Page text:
The Short of It
Parents of a 21-month-old Maine toddler say he died after contracting a bacteria at a county fair's petting zoo.
The Guay family's visit last month to the Oxford County Fair in Maine, which was supposed to be a celebration of the news they were expecting baby number two, may have had an unthinkably tragic consequence. On Monday, the family's 21-month-old son, Colton, died from Hemolytic Uremic Syndrome—and his dad, Jon Guay, believes the tot's illness was a result of visiting the fair's petting zoo.
Within a week of the Guay's petting zoo trip, little Colton became very ill. What started as diarrhea deteriorated to the point of the toddler having to be hospitalized. That's when Colton's parents learned of their son's diagnosis. According to the U.S. Department of Health and Human Services, Hemolytic Uremic Syndrome is a kidney condition that causes deterioration of bed blood cells and usually leads to kidney complications—but in Colton's case, it affected his brain. The bacteria E. coli, which can be spread through contaminated food or water, or infected animals or people, is most often to blame when children develop the condition.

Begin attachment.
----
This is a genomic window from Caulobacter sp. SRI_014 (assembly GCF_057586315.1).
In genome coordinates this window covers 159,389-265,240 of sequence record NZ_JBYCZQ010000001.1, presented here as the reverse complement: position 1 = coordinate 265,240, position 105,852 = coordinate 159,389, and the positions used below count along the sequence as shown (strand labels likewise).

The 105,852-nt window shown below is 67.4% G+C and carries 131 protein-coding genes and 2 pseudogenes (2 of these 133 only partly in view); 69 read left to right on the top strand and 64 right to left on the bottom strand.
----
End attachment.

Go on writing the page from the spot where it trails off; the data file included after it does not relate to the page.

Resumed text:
In Colton's case, his diagnosis came too late to save him. The toddler, who loved The Lion King, police cars, and tractors, died just a week after his hospitalization, leaving his family understandably devastated.
On his Facebook page, Jon Guay described the nightmare they are living: "It began with severe diarrhea and ended with massive brain seizures that ultimately took his life. Beth and I were with him almost every moment in the hospital and are happy we got to hold and rock him to sleep. I have learned that there is no pain worse than losing the life of your childs. I am relieved to know that he is in a better place free from any further pain or suffering."
While the Maine Center for Disease Control and Prevention says another child who visited the same fair and petting zoo also now has E. coli, the organization has not definitively linked the petting zoo and the illnesses, according to CBS Boston. Still, a CDC spokesperson said in a statement, "As the agricultural fair season winds down, it's important that those who are exposed to animals and their environment wash their hands thoroughly with soap and water. This offers the best protection against E. coli."
Despite their grief, Guay offers this advice to other parents on his Facebook page: "Many people have asked what they can do to help out and I ask that they give their children and/or loved ones a great big hug. Life is precious and can be taken from you without warning. It is truly important to let those closest to you know how much you care about them."
Our thoughts are with the Guays during this unimaginably difficult time.